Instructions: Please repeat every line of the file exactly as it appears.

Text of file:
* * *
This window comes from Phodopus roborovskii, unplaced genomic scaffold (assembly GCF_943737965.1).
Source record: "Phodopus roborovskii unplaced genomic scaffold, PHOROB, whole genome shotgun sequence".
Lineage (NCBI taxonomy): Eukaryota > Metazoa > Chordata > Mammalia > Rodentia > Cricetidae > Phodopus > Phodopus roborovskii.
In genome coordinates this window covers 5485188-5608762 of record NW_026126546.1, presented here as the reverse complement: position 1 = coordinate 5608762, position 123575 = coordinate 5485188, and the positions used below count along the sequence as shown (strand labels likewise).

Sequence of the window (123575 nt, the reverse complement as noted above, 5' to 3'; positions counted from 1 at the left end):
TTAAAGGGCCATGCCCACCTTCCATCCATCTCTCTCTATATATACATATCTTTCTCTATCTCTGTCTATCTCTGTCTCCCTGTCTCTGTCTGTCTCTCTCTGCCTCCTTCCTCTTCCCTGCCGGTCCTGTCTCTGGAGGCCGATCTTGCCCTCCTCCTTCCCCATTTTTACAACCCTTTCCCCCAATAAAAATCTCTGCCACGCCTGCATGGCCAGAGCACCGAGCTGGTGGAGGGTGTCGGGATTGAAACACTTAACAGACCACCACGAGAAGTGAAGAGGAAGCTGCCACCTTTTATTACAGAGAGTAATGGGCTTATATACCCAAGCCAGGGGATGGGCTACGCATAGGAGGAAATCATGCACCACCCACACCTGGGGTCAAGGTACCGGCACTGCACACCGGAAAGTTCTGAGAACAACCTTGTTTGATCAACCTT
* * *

This window comes from Phodopus roborovskii, unplaced genomic scaffold (assembly GCF_943737965.1).
Source record: "Phodopus roborovskii unplaced genomic scaffold, PHOROB, whole genome shotgun sequence".
Lineage (NCBI taxonomy): Eukaryota > Metazoa > Chordata > Mammalia > Rodentia > Cricetidae > Phodopus > Phodopus roborovskii.
In genome coordinates this window covers 5485188-5608762 of record NW_026126546.1, presented here as the reverse complement: position 1 = coordinate 5608762, position 123575 = coordinate 5485188, and the positions used below count along the sequence as shown (strand labels likewise).

Sequence of the window (123575 nt, the reverse complement as noted above, 5' to 3'; positions counted from 1 at the left end):
TTAAAGGGCCATGCCCACCTTCCATCCATCTCTCTCTATATATACATATCTTTCTCTATCTCTGTCTATCTCTGTCTCCCTGTCTCTGTCTGTCTCTCTCTGCCTCCTTCCTCTTCCCTGCCGGTCCTGTCTCTGGAGGCCGATCTTGCCCTCCTCCTTCCCCATTTTTACAACCCTTTCCCCCAATAAAAATCTCTGCCACGCCTGCATGGCCAGAGCACCGAGCTGGTGGAGGGTGTCGGGATTGAAACACTTAACAGACCACCACGAGAAGTGAAGAGGAAGCTGCCACCTTTTATTACAGAGAGTAATGGGCTTATATACCCAAGCCAGGGGATGGGCTACGCATAGGAGGAAATCATGCACCACCCACACCTGGGGTCAAGGTACCGGCACTGCACACCGGAAAGTTCTGAGAACAACCTTGTTTGATCAACCTT